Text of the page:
FAQ - Spent Nuclear Fuel Storage at SONGS
America's Current Situation – How Did We Get Here?
The Federal Nuclear Waste Policy Act of 1982 requires the U.S. government to take possession of used nuclear fuel from commercial nuclear power plants in the U.S., including San Onofre Nuclear Generating Station.
Specifically, the U.S. Department of Energy was required to provide a national storage facility and begin accepting used fuel by 1998. To date, DOE has not delivered on its mandate to provide such a federal repository.
In the meantime, used fuel is accumulating in spent fuel pools and dry cask storage systems at both operating and shut down nuclear power plants across the U.S.
Dry Cask Storage – Safe and Secure
Like many other nuclear plants across the U.S., SONGS already has transferred much of its used fuel from cooling pools into dry, stainless steel canisters that are individually sealed, passively cooled and stored in a dry storage system known as an Independent Spent Fuel Storage Installation (ISFSI).
Storage of used fuel in dry cask storage containers is done only after several years of the used fuel being cooled in the spent fuel pool. Once the rate of residual decay heat generation in the used fuel becomes sufficiently low, the passive air cooling of the dry storage casks in the ISFSI can prevent the fuel from ever overheating.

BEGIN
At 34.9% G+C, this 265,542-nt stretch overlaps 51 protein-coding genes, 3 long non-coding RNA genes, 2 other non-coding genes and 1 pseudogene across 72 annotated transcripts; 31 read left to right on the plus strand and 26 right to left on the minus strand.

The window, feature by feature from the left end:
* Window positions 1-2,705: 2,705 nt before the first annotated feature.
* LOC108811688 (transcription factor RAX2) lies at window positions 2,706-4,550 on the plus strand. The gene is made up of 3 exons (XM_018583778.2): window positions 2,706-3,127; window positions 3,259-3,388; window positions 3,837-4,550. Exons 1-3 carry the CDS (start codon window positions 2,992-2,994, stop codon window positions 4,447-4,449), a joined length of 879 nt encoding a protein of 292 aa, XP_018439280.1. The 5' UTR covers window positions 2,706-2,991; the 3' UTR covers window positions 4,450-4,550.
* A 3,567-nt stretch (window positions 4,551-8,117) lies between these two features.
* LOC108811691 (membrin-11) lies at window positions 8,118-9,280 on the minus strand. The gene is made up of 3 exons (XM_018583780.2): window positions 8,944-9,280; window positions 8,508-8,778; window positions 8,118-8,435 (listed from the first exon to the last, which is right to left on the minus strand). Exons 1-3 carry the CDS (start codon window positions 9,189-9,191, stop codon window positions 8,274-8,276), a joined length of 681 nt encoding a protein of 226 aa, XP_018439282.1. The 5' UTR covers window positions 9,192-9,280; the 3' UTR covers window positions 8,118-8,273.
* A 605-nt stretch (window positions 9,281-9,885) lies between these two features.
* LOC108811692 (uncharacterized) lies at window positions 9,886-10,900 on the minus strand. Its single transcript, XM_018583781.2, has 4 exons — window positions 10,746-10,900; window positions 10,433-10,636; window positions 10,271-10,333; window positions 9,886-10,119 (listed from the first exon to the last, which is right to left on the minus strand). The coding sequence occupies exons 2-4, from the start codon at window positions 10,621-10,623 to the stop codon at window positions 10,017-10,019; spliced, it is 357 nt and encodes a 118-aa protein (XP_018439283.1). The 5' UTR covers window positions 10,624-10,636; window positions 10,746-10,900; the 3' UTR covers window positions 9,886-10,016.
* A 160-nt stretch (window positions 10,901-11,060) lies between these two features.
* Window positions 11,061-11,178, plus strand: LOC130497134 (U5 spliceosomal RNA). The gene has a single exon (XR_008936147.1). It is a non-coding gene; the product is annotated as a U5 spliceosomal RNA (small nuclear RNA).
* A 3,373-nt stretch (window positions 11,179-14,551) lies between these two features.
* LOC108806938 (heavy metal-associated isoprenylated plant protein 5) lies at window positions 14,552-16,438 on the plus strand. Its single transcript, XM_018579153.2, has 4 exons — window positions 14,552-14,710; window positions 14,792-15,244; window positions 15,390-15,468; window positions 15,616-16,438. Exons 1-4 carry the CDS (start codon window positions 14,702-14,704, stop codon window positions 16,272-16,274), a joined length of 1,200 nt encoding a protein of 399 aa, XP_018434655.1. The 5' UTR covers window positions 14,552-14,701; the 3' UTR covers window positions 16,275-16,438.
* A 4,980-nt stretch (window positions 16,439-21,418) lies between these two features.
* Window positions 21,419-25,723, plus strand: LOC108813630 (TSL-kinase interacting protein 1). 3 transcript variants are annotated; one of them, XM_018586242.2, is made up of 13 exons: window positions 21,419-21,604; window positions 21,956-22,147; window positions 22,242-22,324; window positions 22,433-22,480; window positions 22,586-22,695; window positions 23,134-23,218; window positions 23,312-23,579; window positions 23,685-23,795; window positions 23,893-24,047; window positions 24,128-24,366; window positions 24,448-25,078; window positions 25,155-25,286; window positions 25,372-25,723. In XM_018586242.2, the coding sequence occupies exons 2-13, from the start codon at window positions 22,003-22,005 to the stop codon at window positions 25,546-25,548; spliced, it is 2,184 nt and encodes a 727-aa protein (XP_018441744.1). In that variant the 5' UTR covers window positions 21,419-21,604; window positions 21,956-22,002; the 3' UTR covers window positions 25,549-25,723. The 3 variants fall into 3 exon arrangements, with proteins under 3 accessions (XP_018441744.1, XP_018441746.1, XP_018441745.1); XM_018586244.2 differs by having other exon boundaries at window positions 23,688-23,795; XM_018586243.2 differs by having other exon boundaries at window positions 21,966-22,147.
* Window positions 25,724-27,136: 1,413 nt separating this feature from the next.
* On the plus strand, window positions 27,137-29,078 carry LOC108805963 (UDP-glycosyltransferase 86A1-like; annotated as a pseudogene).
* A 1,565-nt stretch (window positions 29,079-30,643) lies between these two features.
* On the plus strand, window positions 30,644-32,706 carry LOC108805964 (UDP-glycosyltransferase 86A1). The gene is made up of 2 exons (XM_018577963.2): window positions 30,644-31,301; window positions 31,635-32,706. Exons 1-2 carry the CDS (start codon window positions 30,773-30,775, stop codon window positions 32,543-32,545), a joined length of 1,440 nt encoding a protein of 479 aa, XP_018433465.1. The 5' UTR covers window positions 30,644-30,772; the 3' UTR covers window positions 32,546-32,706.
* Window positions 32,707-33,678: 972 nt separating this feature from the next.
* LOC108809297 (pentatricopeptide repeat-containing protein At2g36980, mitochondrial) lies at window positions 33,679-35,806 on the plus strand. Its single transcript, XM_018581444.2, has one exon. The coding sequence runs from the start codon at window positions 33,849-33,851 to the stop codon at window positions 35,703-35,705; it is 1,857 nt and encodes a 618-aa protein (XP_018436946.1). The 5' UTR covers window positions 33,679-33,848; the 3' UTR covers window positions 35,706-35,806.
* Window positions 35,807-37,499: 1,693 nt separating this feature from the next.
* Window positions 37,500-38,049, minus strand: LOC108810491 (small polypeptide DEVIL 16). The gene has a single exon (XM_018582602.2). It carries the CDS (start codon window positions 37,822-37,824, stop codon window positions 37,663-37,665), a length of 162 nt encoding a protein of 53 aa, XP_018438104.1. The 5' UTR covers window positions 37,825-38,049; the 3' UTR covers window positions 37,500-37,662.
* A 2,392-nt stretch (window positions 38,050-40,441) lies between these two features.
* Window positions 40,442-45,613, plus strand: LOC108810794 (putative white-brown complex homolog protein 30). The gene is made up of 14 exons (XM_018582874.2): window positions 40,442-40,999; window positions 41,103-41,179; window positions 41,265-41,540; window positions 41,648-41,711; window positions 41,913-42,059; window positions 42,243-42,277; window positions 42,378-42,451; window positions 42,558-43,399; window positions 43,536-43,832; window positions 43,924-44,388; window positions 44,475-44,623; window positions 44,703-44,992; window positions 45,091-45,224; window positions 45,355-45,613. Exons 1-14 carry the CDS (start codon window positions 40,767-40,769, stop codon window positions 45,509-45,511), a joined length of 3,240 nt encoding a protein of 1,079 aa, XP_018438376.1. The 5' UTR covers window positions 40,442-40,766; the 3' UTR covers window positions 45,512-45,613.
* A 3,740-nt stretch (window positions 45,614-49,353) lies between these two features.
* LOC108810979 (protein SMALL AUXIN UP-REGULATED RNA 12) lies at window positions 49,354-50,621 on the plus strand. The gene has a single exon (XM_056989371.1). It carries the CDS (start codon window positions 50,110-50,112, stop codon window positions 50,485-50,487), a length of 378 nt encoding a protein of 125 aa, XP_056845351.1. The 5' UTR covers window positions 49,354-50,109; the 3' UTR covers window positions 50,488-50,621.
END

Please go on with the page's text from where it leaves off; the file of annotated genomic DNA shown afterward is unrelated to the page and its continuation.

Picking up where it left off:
In addition, packaging used fuel in stainless steel canisters, such as those used in the ISFSI at SONGS, is the first step to prepare the used fuel for transport offsite.
The most feasible near term opportunity to move SONGS used fuel offsite appears to be shipping the used fuel to a consolidated interim storage facility, such as those that are being planned in New Mexico and Texas.
Below are some frequently asked questions about the dry cask storage of spent nuclear fuel.
Frequently Asked Questions
Q: How does dry cask storage of spent nuclear fuel work?